Whether teacher training, artificial intelligence or the future of industrial production: The Bremen University Talks – BUG for short – make a decisive contribution to prompting debate on socially relevant topics. This year, the event which is organized jointly by the Wolfgang Ritter Foundation, the University of Bremen and the friends of the University association, unifreunde, took place for the 30th time. This year, too, it once again achieved its goal of giving new impulses and stimulating a dialogue between science, politics, business and society on a national and international level. The topic of teacher education was hotly debated.
“I thank the organizers that BUG has again provided us with an opportunity to exchange views with renowned experts from all over Germany and abroad," said Professor Sabine Doff at the end of the two-day event. She is the director of the Center for Teacher Education and a co-organizer. “We have benefited greatly; I can only urge all members of our university to make use of this offer whenever they can.”
Under the title “Teacher education: regional - national – global”, around 50 persons associated with the teacher training program of the University of Bremen discussed the complex topic with international guests drawn from the fields of science, education, and politics. In their opening talks held in the historical Schütting building, professors Gert Biesta from Brunel University London and Professor Ewald Terhart (Westfälische Wilhelms-Universität Münster) raised the question of whether teacher education should not be rethought in general. In the four panel discussions held the following day, academics from Germany, Austria, Great Britain and Switzerland engaged in critical discussion on topics of teacher education with participants from the practice and teacher training.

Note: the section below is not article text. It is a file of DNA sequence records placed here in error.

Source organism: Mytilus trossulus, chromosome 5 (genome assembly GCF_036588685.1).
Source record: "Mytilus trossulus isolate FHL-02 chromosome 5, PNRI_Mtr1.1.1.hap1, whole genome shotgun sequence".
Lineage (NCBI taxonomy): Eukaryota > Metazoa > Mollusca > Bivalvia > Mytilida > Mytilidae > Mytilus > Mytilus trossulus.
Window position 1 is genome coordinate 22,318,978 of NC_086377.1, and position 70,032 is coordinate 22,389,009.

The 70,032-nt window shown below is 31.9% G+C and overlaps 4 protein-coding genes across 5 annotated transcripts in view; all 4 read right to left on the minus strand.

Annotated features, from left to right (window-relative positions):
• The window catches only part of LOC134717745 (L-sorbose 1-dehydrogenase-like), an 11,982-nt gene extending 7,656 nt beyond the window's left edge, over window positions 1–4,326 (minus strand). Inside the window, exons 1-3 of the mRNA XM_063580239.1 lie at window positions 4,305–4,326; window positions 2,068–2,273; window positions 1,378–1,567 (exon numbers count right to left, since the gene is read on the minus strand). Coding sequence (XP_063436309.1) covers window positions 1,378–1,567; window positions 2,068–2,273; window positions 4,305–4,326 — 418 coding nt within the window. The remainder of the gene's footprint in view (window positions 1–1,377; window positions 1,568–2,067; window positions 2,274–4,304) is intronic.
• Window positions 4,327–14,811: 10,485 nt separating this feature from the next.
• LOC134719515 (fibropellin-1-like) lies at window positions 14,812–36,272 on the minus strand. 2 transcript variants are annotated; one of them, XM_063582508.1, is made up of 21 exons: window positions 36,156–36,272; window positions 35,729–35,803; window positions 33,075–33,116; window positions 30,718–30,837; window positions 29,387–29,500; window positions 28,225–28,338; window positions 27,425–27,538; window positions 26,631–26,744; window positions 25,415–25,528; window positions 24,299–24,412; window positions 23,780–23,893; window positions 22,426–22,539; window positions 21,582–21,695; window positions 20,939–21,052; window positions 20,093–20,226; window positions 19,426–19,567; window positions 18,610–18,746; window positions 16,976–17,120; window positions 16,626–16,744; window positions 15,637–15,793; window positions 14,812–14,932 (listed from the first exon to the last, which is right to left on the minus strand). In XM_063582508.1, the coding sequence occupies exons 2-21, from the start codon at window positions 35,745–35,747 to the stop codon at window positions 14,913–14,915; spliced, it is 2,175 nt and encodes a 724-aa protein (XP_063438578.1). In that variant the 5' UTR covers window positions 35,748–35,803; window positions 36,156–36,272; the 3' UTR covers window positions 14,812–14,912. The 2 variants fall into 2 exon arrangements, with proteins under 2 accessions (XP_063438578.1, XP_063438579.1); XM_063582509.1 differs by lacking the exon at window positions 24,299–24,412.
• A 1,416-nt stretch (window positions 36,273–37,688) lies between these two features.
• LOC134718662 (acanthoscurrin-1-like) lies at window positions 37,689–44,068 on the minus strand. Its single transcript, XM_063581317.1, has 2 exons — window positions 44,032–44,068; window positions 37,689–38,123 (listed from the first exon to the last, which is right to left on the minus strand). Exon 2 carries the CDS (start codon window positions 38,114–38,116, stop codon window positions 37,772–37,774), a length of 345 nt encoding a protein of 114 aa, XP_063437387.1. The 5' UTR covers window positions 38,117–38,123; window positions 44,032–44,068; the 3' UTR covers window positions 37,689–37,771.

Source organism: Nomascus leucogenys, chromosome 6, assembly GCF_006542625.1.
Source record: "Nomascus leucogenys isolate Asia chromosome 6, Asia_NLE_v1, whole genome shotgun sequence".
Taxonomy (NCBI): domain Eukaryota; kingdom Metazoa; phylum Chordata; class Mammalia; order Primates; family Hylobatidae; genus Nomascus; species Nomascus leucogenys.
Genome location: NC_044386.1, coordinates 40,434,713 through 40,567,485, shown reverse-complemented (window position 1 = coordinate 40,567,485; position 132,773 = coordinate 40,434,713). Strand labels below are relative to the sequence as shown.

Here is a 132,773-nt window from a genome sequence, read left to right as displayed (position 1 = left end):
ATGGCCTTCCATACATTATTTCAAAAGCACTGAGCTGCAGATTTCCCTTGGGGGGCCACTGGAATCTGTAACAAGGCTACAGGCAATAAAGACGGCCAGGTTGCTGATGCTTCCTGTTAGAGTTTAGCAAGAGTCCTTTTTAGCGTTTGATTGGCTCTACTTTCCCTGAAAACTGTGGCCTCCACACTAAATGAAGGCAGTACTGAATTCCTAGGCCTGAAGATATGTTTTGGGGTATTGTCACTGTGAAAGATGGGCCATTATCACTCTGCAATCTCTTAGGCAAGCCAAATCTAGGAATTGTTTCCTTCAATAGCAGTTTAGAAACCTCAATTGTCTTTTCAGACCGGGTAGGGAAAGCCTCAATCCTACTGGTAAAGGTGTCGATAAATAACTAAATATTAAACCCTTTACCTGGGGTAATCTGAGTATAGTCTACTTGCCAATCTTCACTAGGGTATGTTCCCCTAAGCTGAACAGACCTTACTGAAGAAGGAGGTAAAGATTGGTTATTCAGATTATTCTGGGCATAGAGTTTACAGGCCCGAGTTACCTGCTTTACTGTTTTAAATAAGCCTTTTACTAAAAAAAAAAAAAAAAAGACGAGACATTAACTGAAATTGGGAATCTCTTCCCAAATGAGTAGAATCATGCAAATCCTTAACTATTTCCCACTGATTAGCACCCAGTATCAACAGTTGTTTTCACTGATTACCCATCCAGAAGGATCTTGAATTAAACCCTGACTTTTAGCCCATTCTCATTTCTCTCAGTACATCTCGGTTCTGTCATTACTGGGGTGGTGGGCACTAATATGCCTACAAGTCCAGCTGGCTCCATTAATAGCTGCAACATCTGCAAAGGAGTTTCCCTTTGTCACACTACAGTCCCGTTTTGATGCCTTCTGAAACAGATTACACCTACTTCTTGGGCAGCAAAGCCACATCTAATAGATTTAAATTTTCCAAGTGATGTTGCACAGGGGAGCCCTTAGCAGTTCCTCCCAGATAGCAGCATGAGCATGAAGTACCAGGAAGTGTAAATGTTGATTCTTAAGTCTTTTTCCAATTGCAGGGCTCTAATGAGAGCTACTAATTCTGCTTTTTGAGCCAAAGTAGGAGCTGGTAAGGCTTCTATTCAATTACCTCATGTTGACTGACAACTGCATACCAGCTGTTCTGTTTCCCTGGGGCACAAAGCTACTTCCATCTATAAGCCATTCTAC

Topics of particular heated debate were, for example: How much research can be feasibly tolerated during teacher training? Was the PISA study a timely wakeup for Bremen or simply harmful? Do career changers in the teaching profession endanger quality or do they rather present an opportunity? Should we put teacher training at the center of university education rather than on the sidelines? What is the impact of digitalization and migration on teacher education and careers? Is it still in keeping with the times that Germany is the only country to have a two-phase education comprising university studies and a long period of practical in-school training, or is it a developing country by international standards?
The Bremen University Talks will remain highly topical next year as well: In the light of social developments, the subject of populism will be the focus of next year’s event. Further information on the Bremen University Talks can be found at www.uni-bremen.de/bug.
If you would like to have more information on this topic, feel free to contact:
University of Bremen
Dr. Christina Jung